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Rep. Charlie Dent On Steve Bannon's Ouster

SCOTT SIMON, HOST:

Steve Bannon is out of the White House - says he's going to war for his nationalist agenda and President Trump. Within hours, Mr. Bannon was back at the helm of Breitbart News and told the Weekly Standard, quote, "the Trump presidency that we fought for and won is over." Joined this morning by Republican Congressman Charlie Dent of Pennsylvania. Mr. Dent, thanks for being with us.

CHARLIE DENT: Hey, thank you for having me. Really great to be with you, Scott.

SIMON: Are you glad to see the back of Steve Bannon?

DENT: Yeah. All I can say is this is a very positive development that he has departed the White House. And I would have never - certainly, I don't think he should have been hired in the first place. But now that he's gone, I think it's all for the best. I guess I was a bit stunned by this interview that he had with this Robert Kuttner of The American Prospect, where he went on and said a lot of very disparaging things about his colleagues - you know, his own world view that seemed to contradict many of the president's policy objectives. And I thought, how could you keep the man after he made those statements - or other reasons, obviously. But that was just glaring. And now this - I'm not sure what he means by this declaration of war - the presidency is over with - but it is what it is. But the at least General Kelly seems to be, you know, fully in charge of the staff now. And that's a positive development.

SIMON: Well, do you - I understand that people in the Beltway get all excited about White House staff changes - journalists and politicians - but isn't all that really matters who's president? And that hasn't changed.

DENT: Well, I've always said that the - General Kelly, you know, I think he will bring focus and discipline and order to the White House staff. Whether or not he can bring focus and discipline to the president is another matter. And obviously, the events of Charlottesville, I think, you know, cost us all a great deal of concern and alarm, you know, based on the response - the failed initial response and then the subsequent response. The one that - it was a better response on, I guess, Monday and then the meltdown on Tuesday. And so I think that many of us are deeply concerned about the, you know, the president's behavior in recent days.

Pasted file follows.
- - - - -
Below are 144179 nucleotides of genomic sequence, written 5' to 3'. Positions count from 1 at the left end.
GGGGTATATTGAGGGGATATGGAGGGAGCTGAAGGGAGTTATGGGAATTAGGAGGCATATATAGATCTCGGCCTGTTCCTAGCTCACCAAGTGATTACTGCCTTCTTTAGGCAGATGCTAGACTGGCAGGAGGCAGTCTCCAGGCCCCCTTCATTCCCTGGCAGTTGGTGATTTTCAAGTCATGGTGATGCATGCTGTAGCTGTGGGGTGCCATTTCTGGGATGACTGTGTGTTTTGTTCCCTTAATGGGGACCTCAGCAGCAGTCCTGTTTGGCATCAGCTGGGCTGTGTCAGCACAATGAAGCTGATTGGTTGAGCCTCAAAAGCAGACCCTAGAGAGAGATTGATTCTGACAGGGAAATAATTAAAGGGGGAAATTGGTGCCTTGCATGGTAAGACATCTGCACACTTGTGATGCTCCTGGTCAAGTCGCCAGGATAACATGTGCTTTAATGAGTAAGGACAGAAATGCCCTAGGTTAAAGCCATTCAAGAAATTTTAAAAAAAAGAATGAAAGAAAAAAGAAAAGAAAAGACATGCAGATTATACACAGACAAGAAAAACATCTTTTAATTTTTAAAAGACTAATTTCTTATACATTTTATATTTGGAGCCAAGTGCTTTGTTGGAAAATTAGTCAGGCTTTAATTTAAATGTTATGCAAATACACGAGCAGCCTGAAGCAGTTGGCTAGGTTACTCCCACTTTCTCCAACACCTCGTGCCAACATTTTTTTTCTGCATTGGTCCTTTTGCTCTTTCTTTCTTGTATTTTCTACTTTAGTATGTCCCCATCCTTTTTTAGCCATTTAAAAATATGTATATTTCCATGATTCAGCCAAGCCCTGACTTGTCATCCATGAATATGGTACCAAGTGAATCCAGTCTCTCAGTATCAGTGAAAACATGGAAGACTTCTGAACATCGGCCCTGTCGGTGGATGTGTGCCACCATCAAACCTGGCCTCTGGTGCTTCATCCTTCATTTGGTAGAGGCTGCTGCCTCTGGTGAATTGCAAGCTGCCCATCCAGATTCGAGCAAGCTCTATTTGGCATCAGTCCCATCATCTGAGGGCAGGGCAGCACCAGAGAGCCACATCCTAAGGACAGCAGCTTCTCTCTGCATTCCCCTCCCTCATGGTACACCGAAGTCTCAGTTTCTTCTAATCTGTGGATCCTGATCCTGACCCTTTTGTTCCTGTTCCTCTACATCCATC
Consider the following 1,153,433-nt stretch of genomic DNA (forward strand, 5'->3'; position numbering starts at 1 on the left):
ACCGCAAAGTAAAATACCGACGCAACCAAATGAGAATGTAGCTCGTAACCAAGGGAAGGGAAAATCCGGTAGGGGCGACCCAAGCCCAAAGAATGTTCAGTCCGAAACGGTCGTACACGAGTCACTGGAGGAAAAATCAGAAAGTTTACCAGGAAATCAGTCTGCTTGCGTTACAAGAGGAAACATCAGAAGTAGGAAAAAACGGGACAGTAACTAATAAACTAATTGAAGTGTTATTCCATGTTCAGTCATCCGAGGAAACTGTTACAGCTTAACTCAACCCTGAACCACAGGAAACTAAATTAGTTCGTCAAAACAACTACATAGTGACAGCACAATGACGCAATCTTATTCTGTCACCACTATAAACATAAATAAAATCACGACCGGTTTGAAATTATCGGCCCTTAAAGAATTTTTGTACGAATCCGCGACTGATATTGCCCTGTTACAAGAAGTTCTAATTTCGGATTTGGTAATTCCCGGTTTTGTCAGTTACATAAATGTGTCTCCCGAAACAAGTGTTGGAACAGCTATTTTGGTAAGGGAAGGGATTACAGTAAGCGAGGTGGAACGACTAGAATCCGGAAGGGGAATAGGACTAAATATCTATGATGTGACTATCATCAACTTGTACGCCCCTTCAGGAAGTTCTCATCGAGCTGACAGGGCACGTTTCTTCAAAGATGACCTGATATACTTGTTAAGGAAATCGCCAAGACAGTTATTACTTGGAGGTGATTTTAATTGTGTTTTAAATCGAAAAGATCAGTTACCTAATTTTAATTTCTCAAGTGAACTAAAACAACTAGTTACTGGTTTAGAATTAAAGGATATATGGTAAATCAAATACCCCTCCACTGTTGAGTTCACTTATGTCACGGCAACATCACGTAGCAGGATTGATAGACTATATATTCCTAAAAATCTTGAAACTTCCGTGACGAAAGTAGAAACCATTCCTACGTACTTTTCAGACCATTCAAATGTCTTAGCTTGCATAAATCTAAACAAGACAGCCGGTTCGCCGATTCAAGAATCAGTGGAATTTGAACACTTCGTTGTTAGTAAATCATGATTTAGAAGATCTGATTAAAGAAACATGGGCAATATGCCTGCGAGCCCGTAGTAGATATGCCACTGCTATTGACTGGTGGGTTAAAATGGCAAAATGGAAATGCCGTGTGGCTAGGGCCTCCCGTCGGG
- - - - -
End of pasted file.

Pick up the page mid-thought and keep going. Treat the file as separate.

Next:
SIMON: Well, and - then - let me go through the door you just opened, of course, because Senator Corker of Tennessee raised - you think he used pretty blunt language raising questions about President Trump's moral and mental fitness for office. Do you share those - do you share those anxieties?

DENT: Now let me say this. I have been critical of the president on a number of issues over the years, and I didn't - I did not endorse him during the campaign. And I felt that Senator Corker issued some strong words, clearly. But some of our military leaders - you know, the Joint Chiefs of Staff - I mean, all made statements on nondiscrimination that I felt were a bit of a rebuke of the president's response and - as did corporate leaders - many corporate. So the bottom line is many of the leaders of this country, whether it be political, military or business leaders, have been distancing themselves from the president over the past - over the past week. I know Ken Frazier at Merck. A lot of my constituents work at Merck. And he's good man.

SIMON: Who resigned from the president's council.

DENT: That's correct. He was on the President Business Council and resigned. And so - and I guess that's what - I think there's just this lack of moral clarity when it comes to these white supremacist groups - the neo-Nazis, Ku Klux Klan or whatever other ones are out there. I think it was important that - I think it's important that the president be very clear about this. And he shouldn't have been equivocating so much. It's not to say there aren't left-wing groups out there that are violent. I'm sure that they are. But that's not what we saw in Charlottesville last week. It was this group of supremacists who were responsible for the violence and inciting that violence.

SIMON: Mr. Dent, I'm afraid - but thank you very much for being with us, but I'm afraid we got to move on with more news in this run. But thanks so much for being with us.

DENT: OK. You take care now.

SIMON: Republican Congressman Charlie Dent, Pennsylvania's 15th District. Transcript provided by NPR, Copyright NPR.